The project implementation will be guided by the World Bank’s Principles for Responsible Agricultural Investment which have also been taken into account during its design. The main objective of using these principles is, according to the project document, to foster “socially-inclusive” investments that are beneficial for all: investors, landowners, local communities and the country.
In facilitating land acquisition for commercial farming, the project opts not to use government powers of compulsory acquisition to assemble land for private investment and associated outgrower schemes. Given the predominance of customary landholding in the project zone, and in Ghana in general, direct leasing agreements between customary owners and commercial investors are the only mechanism to make lands available for commercial investment. This direct negotiation is, however, subject to oversight and guidance from the government. And in cases where land belongs to the state, a lease agreement will be signed between investors and the government.
In the same way, GCAP support for investments in large farms will be conditioned upon investor willingness to pursue an investment model that incorporates smallholders as outgrowers. In this arrangement, participating smallholders may continue to use their own land or move to new plots prepared with support from investors and/or GCAP (especially in the case of irrigated land). For that purpose, a process for allocating small irrigated plots within project areas will be designed, and all smallholders will be given a document certifying their rights to sustainably use the land acquired under the investment scheme.77
Bagré Growth Pole Project78
▪ Country: Burkina Faso
▪ Proponent: World Bank
▪ Timeframe: 2011-2017
▪ Budget: $115 million
The Bagré Growth Pole is an agricultural development project initiated by the government of Burkina Faso and readjusted, improved and funded by the World Bank. Its objective is to increase private investment, jobs and agricultural production in the Bagré region – 50,000 hectares where over 40,000 people live.79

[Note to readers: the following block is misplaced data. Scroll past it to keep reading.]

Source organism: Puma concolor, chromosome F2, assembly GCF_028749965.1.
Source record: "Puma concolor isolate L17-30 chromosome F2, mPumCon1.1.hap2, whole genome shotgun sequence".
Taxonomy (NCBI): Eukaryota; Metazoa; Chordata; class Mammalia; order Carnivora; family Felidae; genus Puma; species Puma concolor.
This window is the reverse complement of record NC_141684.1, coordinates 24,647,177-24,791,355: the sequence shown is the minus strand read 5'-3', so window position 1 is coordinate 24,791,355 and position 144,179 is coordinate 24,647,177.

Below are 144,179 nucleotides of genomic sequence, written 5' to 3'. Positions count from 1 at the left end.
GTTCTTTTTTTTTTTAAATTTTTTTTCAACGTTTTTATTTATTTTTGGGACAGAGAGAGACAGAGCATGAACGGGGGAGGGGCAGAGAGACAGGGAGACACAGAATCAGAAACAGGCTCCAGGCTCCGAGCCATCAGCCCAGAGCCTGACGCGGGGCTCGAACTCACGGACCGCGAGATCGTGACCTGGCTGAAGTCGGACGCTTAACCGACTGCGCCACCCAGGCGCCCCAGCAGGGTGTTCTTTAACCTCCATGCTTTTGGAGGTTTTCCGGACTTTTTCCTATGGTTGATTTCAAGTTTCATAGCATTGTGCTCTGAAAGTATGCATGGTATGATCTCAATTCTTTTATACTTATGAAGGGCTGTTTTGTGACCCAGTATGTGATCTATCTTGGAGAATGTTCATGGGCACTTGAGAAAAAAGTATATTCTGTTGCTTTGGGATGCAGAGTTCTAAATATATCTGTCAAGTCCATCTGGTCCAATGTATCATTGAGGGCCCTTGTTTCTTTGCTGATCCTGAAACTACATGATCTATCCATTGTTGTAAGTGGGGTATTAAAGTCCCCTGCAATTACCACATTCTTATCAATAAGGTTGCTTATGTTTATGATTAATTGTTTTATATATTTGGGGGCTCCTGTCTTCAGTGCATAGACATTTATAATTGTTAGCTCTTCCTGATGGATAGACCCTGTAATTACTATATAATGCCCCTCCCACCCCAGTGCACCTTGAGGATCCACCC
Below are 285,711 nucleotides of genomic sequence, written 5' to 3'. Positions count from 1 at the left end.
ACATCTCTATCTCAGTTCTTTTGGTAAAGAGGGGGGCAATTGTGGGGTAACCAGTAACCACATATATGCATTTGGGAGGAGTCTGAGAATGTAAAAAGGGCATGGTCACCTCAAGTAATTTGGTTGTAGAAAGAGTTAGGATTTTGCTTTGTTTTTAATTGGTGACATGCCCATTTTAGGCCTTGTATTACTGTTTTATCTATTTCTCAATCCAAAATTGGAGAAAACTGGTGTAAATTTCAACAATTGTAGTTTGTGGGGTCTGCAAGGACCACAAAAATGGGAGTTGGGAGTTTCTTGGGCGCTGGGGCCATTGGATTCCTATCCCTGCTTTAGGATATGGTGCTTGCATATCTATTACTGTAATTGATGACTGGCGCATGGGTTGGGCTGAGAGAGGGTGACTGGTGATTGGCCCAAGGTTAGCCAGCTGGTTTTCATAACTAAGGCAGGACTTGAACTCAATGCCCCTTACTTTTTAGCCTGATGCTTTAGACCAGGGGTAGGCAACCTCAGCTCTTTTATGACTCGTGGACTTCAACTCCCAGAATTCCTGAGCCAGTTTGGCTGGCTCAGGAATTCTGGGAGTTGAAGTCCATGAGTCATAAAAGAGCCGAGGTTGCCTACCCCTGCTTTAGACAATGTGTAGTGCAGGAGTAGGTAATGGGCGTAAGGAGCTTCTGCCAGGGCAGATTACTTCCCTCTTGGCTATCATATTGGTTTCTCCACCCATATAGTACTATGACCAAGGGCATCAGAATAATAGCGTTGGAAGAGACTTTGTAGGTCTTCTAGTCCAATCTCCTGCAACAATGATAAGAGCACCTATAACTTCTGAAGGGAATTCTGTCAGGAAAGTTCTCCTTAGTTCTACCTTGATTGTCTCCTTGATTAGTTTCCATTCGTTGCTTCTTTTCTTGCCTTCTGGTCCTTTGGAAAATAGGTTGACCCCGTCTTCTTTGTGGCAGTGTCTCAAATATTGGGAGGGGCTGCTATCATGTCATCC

The project will reallocate land in the area and intervene in land demarcation, registration, and delivery of both land use rights and ownership titles. It will also promote land leases to private investors.
These land issues will be dealt with under the national legal framework (including the 2009 Rural Land Law) and in accordance with World Bank’s involuntary resettlement policy (OP 4.12).80 Given the anticipated large scale land allocations to private investors via lease arrangements, the project refers to the Bank’s Principles for Responsible Agricultural Investment and claims to give affected communities and farmers the “opportunity” to be incorporated in the project scheme as beneficiaries.
The first land allocations under the project focus on lands that have a low operation and maintenance cost, to be allocated in priority to small farmers, fishermen and herders living in the areas, to whom ownership titles will be given. The second category focuses on small and medium agribusiness enterprises and larger agribusiness firms. These areas will be supplied with transport, water and energy facilities. These new agribusinesses will initially be given short three-year probational leases to verify their capacity to develop the land and they will then be provided with long term leases of between 18 and 99 years.
Private Sector Competitiveness Project81
▪ Country: Tanzania
▪ Proponent: World Bank
▪ Budget: $60 million
▪ Timeframe: 2014-2015
In December 2013, the World Bank Group Board of Directors approved an Additional Financing for the Private Sector Competitiveness Project (PSCP, approved in 2005). The objective of this revised project is to strengthen the business environment in Tanzania, including land administration reform.
The new PSCP activities are designed to improve land registration, land use planning and regularisation of tenure rights. This includes intervention on the legal framework in Tanzania, specifically to review, prepare and process legislation such as the Land Acquisition and Compensation Bill, the Property Valuation Bill, and implementing regulations for those laws. Project activities will also try to decentralise land administration and village land registration, and strengthen land tribunals through the country.82
Annex 3: MCC country programmes and impacts